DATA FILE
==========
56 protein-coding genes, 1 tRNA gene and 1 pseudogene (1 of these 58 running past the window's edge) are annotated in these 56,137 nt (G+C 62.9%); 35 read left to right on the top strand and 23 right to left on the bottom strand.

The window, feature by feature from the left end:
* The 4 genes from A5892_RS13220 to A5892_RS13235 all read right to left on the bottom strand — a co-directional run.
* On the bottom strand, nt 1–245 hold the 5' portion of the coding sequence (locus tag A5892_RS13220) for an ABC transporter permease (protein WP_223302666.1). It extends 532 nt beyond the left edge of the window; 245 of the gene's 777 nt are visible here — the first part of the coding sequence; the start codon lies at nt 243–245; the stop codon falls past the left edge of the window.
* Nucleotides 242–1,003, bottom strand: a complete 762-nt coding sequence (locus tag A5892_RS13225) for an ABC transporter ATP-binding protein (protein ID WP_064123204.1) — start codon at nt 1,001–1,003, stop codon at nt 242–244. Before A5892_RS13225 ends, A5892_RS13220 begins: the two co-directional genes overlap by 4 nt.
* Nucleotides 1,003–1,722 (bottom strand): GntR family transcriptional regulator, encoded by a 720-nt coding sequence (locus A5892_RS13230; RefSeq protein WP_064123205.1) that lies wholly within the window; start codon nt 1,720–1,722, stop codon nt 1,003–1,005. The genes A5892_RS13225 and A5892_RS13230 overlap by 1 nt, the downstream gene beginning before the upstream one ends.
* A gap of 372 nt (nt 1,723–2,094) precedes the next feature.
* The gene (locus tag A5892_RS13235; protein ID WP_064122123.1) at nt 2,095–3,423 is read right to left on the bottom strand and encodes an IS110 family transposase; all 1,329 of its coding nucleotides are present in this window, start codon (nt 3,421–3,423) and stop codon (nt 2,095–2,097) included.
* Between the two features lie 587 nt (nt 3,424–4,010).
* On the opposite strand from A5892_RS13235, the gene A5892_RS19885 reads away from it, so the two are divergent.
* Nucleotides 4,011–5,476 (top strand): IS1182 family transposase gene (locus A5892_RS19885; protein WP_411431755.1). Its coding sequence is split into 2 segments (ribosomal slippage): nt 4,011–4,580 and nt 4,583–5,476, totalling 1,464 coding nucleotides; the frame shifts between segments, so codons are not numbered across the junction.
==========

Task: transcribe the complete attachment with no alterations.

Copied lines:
56 protein-coding genes, 1 tRNA gene and 1 pseudogene (1 of these 58 running past the window's edge) are annotated in these 56,137 nt (G+C 62.9%); 35 read left to right on the top strand and 23 right to left on the bottom strand.

The window, feature by feature from the left end:
* The 4 genes from A5892_RS13220 to A5892_RS13235 all read right to left on the bottom strand — a co-directional run.
* On the bottom strand, nt 1–245 hold the 5' portion of the coding sequence (locus tag A5892_RS13220) for an ABC transporter permease (protein WP_223302666.1). It extends 532 nt beyond the left edge of the window; 245 of the gene's 777 nt are visible here — the first part of the coding sequence; the start codon lies at nt 243–245; the stop codon falls past the left edge of the window.
* Nucleotides 242–1,003, bottom strand: a complete 762-nt coding sequence (locus tag A5892_RS13225) for an ABC transporter ATP-binding protein (protein ID WP_064123204.1) — start codon at nt 1,001–1,003, stop codon at nt 242–244. Before A5892_RS13225 ends, A5892_RS13220 begins: the two co-directional genes overlap by 4 nt.
* Nucleotides 1,003–1,722 (bottom strand): GntR family transcriptional regulator, encoded by a 720-nt coding sequence (locus A5892_RS13230; RefSeq protein WP_064123205.1) that lies wholly within the window; start codon nt 1,720–1,722, stop codon nt 1,003–1,005. The genes A5892_RS13225 and A5892_RS13230 overlap by 1 nt, the downstream gene beginning before the upstream one ends.
* A gap of 372 nt (nt 1,723–2,094) precedes the next feature.
* The gene (locus tag A5892_RS13235; protein ID WP_064122123.1) at nt 2,095–3,423 is read right to left on the bottom strand and encodes an IS110 family transposase; all 1,329 of its coding nucleotides are present in this window, start codon (nt 3,421–3,423) and stop codon (nt 2,095–2,097) included.
* Between the two features lie 587 nt (nt 3,424–4,010).
* On the opposite strand from A5892_RS13235, the gene A5892_RS19885 reads away from it, so the two are divergent.
* Nucleotides 4,011–5,476 (top strand): IS1182 family transposase gene (locus A5892_RS19885; protein WP_411431755.1). Its coding sequence is split into 2 segments (ribosomal slippage): nt 4,011–4,580 and nt 4,583–5,476, totalling 1,464 coding nucleotides; the frame shifts between segments, so codons are not numbered across the junction.